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A Portrait of Feeling: A Great Art Project

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A famous portrait – The Mona Lisa

“Every portrait that is painted with feeling is a portrait of the artist, not of the sitter.”- Oscar Wilde

Portraits are a HUGE part of art. Whether you’re admiring the Mona Lisa or seeing someone paint caricatures at the amusement park, portraits are all over. They’re fun to create, too!

Are you ready to dive in? All you need to get going are the following:

  • Paper

  • Pencil

  • Color Pencils

  • A hard surface to draw on

  • A person who is willing to sit in front of you while you draw (and maybe a chair for them to sit on) or even a photograph

As you begin, make sure to have your person (let’s call him or her the subject) sitting in some sort of light. After all, you’ll want to make sure you can see the subject—especially because you’ll need to get some detail in your art.

Begin by drawing the shape of the subject’s head. The easiest way to do this is to make an oval. Some people have rounder faces than others, so adjust your work accordingly. Once you’ve got the basic shape of the face, draw the features of the subject’s face, starting with the nose, then mouth, then eyes. As you look and draw, pay attention to your subject’s features. Is the nose small or big? Does your subject have large, puffy lips, or are they thin? Are the eyes big and wide, or does your subject like to squint? Make sure to be specific when drawing facial features, as each subject is unique. Chances are your grandpa is going to look different than your little brother!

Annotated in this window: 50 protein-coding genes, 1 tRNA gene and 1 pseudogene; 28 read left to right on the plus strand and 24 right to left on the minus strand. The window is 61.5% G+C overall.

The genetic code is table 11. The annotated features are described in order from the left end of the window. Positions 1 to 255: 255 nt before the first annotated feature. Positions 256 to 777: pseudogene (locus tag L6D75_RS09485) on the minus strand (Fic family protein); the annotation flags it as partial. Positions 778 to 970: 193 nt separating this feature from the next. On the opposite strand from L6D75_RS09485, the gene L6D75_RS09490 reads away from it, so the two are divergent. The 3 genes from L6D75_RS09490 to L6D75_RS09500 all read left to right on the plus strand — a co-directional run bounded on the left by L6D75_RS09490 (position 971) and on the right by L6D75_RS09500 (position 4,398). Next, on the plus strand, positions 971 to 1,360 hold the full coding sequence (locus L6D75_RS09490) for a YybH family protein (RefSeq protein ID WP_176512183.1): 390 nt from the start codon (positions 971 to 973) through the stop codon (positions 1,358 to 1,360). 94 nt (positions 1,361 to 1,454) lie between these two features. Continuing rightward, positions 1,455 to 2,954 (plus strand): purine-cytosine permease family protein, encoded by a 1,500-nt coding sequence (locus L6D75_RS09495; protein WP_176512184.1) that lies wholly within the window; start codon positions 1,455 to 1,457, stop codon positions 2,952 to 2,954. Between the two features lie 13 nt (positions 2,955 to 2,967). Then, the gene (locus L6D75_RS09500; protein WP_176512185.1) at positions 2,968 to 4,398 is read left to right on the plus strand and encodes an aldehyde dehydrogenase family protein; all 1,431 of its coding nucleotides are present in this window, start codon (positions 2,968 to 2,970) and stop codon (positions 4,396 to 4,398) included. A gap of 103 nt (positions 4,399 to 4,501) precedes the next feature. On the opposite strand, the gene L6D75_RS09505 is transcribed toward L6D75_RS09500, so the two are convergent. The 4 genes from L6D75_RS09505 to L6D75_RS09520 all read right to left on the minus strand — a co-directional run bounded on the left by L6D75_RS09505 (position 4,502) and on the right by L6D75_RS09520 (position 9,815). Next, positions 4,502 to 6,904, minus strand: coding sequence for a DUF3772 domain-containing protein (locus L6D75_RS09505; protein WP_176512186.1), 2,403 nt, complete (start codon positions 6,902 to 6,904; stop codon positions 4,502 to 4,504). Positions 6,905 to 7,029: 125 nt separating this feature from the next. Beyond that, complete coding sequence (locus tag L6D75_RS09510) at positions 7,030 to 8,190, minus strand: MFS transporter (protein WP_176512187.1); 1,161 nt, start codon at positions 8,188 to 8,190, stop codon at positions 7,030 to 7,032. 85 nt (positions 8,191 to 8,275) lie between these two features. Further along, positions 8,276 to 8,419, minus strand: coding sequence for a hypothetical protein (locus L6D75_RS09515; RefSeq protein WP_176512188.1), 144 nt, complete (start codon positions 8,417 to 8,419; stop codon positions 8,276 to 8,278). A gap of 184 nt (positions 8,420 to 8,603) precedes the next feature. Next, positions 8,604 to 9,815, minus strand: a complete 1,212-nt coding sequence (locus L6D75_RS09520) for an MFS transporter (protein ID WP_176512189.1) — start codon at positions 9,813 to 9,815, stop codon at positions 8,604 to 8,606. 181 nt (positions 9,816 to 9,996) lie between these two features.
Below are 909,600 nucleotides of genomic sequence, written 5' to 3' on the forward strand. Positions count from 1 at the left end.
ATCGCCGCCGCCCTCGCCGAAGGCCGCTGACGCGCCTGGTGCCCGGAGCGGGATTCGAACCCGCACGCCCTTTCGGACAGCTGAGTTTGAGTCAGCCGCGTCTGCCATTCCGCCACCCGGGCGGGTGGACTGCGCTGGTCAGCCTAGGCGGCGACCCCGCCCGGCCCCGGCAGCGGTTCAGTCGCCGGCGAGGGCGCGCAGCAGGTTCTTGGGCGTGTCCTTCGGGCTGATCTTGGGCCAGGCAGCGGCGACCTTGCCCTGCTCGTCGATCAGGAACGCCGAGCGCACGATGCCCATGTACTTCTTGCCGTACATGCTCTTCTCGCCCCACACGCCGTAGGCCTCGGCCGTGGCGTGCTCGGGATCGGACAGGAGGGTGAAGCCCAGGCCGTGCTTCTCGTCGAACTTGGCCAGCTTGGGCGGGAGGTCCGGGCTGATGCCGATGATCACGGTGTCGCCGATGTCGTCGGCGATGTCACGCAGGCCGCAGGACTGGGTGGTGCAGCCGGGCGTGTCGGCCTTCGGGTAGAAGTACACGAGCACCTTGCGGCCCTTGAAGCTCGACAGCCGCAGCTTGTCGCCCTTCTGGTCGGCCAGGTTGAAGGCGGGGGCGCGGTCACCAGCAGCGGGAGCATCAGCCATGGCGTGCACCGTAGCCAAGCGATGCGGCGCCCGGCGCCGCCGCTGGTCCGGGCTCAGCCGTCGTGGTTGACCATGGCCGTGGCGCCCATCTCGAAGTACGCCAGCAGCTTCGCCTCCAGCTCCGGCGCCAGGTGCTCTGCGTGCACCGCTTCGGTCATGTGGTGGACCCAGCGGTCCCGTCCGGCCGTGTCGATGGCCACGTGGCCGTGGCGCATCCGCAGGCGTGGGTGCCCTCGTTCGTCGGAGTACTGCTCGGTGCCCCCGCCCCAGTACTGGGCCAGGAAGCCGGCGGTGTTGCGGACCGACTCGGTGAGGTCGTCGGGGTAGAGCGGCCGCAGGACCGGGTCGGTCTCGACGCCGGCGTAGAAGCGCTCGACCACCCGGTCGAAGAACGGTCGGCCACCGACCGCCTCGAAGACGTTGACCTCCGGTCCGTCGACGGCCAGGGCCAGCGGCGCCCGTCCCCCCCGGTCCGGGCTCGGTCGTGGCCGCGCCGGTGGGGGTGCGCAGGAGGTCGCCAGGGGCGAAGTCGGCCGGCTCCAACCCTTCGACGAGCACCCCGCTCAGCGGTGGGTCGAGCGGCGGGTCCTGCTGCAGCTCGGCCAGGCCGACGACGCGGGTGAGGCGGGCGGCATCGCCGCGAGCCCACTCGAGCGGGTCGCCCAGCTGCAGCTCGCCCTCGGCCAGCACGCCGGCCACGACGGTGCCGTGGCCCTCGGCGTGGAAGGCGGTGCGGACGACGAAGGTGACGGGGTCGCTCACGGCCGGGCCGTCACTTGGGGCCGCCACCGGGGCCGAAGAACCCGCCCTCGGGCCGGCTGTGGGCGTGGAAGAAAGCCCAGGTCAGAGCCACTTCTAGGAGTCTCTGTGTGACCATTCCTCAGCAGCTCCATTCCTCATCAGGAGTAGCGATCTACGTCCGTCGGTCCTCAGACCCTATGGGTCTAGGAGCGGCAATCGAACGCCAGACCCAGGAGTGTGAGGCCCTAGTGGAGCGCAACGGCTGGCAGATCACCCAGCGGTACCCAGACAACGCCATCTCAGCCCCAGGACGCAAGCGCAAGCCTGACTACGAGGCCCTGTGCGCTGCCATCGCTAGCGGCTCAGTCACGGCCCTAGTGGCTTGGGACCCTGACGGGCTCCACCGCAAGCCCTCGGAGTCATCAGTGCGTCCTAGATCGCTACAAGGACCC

Once the facial features are done, start drawing your subject’s hair. Pay attention to how the hair sits on the face, especially if your subject has bangs. Some things to look for include if the hair is curly or straight; the length of the hair; and how the hair is combed.

When you’re done drawing, thank your subject and let him/her go. Now it’s time to add YOUR feeling to the work through your coloring. Use a unique blend of colors that signifies your mood. Does the portrait represent excitement? Feel free to take advantage a color pallet that uses a lot of yellows and pinks. Is your subject somber? Maybe throw some blue and grey in the background to convey this mood. This is your opportunity to throw your own spin on the work, so go with your inspiration.

Before you know it, you’ve made a complete portrait! Consider offering your work to your subject or hanging your piece of art on the refrigerator. Own it!

Have a wackadoey day, and make sure to come back to the blog for more fun art project ideas!

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